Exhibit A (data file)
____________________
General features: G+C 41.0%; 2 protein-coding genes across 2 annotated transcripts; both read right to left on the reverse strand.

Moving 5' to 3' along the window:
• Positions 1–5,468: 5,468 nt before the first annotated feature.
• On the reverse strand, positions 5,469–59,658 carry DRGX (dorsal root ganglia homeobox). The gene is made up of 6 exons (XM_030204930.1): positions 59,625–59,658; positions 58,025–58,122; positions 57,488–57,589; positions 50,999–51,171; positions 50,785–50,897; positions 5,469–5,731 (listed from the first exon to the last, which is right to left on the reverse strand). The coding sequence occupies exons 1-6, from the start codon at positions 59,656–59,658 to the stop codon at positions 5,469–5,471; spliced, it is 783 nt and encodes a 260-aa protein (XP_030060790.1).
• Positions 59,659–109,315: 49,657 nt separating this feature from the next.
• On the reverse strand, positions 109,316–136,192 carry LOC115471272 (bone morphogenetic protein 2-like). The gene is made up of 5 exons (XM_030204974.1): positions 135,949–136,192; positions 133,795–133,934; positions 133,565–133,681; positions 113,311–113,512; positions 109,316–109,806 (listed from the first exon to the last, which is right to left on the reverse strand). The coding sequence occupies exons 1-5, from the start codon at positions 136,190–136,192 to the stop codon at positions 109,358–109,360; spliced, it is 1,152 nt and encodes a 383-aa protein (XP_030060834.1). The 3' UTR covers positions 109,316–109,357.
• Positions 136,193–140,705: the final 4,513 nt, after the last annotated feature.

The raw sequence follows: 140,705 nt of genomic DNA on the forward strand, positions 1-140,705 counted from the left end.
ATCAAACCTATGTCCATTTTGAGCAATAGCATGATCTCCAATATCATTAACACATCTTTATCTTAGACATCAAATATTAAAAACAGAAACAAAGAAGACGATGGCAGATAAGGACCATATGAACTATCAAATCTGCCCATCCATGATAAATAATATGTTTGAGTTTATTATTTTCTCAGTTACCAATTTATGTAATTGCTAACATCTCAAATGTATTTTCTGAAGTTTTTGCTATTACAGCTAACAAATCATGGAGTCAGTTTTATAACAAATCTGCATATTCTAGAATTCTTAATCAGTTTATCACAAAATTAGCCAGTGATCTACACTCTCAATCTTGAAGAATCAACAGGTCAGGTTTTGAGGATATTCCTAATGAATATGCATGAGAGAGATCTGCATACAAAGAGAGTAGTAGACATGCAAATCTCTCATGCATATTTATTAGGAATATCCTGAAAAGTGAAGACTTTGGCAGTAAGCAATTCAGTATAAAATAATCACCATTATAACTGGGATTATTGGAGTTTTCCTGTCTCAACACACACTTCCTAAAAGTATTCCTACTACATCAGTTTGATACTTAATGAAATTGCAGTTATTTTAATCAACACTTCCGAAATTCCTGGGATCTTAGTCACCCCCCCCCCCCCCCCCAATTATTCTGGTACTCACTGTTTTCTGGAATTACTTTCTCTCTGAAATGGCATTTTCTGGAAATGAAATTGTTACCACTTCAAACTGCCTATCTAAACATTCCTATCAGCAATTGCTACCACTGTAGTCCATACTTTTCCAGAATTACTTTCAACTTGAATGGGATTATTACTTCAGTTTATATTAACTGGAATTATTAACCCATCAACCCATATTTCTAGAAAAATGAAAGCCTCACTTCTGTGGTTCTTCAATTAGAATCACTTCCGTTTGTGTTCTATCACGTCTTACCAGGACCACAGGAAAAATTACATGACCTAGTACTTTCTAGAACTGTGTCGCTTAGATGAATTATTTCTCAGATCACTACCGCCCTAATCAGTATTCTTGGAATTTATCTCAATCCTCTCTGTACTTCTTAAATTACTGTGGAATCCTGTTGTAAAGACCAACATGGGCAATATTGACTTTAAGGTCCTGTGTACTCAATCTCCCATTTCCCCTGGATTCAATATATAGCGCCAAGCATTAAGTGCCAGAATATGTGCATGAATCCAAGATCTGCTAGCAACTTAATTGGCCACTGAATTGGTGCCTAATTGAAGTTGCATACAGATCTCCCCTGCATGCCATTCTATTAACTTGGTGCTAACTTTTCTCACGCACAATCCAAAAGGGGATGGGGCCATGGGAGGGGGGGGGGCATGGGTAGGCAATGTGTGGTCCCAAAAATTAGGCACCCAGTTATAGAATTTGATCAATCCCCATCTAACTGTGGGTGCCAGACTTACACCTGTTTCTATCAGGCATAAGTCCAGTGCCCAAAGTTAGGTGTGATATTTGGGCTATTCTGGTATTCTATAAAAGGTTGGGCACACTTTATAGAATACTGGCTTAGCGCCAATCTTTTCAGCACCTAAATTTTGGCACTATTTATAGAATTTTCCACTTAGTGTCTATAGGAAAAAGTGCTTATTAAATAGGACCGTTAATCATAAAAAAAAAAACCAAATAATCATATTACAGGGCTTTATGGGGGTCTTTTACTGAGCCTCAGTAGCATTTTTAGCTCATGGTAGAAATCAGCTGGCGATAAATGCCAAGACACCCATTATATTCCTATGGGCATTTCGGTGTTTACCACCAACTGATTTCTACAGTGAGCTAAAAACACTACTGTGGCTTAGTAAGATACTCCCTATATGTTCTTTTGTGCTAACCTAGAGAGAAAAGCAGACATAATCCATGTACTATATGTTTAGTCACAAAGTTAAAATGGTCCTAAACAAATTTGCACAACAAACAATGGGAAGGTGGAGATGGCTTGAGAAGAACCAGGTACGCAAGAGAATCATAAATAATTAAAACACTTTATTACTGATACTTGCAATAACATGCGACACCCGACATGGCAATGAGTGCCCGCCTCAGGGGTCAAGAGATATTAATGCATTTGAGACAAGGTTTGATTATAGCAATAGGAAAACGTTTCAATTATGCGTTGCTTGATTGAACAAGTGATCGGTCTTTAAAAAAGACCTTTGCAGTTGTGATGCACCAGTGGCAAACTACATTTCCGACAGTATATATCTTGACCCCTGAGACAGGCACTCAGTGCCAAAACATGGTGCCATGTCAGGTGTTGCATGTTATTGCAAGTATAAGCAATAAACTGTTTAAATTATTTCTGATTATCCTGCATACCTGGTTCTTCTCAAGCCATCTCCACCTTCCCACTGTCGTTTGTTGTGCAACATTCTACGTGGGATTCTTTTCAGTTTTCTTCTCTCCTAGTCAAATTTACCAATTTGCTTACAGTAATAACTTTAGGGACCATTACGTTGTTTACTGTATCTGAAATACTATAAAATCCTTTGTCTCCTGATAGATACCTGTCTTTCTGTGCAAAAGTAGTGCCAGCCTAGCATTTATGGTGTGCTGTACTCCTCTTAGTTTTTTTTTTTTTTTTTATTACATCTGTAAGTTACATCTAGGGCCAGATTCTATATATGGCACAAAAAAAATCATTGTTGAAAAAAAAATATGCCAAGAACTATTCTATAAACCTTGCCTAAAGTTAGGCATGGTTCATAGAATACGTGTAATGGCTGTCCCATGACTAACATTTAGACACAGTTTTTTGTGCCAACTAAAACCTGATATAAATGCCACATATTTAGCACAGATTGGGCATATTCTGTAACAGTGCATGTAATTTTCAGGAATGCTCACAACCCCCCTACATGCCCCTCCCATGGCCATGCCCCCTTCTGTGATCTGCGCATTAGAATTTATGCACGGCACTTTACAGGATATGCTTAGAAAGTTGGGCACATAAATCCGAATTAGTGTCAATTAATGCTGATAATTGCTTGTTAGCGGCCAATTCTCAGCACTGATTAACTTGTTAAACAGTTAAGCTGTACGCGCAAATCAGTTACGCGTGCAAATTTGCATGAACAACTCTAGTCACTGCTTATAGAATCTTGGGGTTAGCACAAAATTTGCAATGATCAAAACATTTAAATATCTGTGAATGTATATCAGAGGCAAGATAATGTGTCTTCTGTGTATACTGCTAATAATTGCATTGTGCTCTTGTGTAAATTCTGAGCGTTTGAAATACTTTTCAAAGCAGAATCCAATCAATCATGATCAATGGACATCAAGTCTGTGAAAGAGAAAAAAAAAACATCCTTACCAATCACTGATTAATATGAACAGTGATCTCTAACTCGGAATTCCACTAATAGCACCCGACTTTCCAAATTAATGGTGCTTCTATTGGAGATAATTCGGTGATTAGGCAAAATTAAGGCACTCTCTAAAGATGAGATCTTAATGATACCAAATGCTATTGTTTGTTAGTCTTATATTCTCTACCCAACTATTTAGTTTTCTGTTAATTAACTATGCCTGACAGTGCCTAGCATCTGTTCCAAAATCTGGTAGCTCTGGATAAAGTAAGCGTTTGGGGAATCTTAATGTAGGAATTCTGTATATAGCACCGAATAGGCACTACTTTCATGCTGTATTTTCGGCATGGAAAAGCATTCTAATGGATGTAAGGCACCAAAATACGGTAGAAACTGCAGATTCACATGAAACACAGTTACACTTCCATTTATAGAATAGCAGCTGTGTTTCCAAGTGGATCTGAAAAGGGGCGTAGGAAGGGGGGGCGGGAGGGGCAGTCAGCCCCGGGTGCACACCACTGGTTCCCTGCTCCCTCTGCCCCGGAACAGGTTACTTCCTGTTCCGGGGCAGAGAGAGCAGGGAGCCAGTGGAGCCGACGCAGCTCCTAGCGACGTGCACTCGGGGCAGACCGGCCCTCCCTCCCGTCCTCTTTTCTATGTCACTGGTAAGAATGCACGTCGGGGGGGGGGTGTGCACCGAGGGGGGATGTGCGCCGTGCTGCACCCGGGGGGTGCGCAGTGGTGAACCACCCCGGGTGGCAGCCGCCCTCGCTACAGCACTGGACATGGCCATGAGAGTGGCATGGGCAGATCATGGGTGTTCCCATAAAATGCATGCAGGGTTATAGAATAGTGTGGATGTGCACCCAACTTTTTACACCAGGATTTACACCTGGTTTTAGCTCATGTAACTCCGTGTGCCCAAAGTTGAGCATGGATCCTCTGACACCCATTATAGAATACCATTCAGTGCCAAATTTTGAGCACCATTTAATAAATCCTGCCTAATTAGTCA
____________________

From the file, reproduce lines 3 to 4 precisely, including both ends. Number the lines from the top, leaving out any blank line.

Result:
• Positions 1–5,468: 5,468 nt before the first annotated feature.
• On the reverse strand, positions 5,469–59,658 carry DRGX (dorsal root ganglia homeobox). The gene is made up of 6 exons (XM_030204930.1): positions 59,625–59,658; positions 58,025–58,122; positions 57,488–57,589; positions 50,999–51,171; positions 50,785–50,897; positions 5,469–5,731 (listed from the first exon to the last, which is right to left on the reverse strand). The coding sequence occupies exons 1-6, from the start codon at positions 59,656–59,658 to the stop codon at positions 5,469–5,471; spliced, it is 783 nt and encodes a 260-aa protein (XP_030060790.1).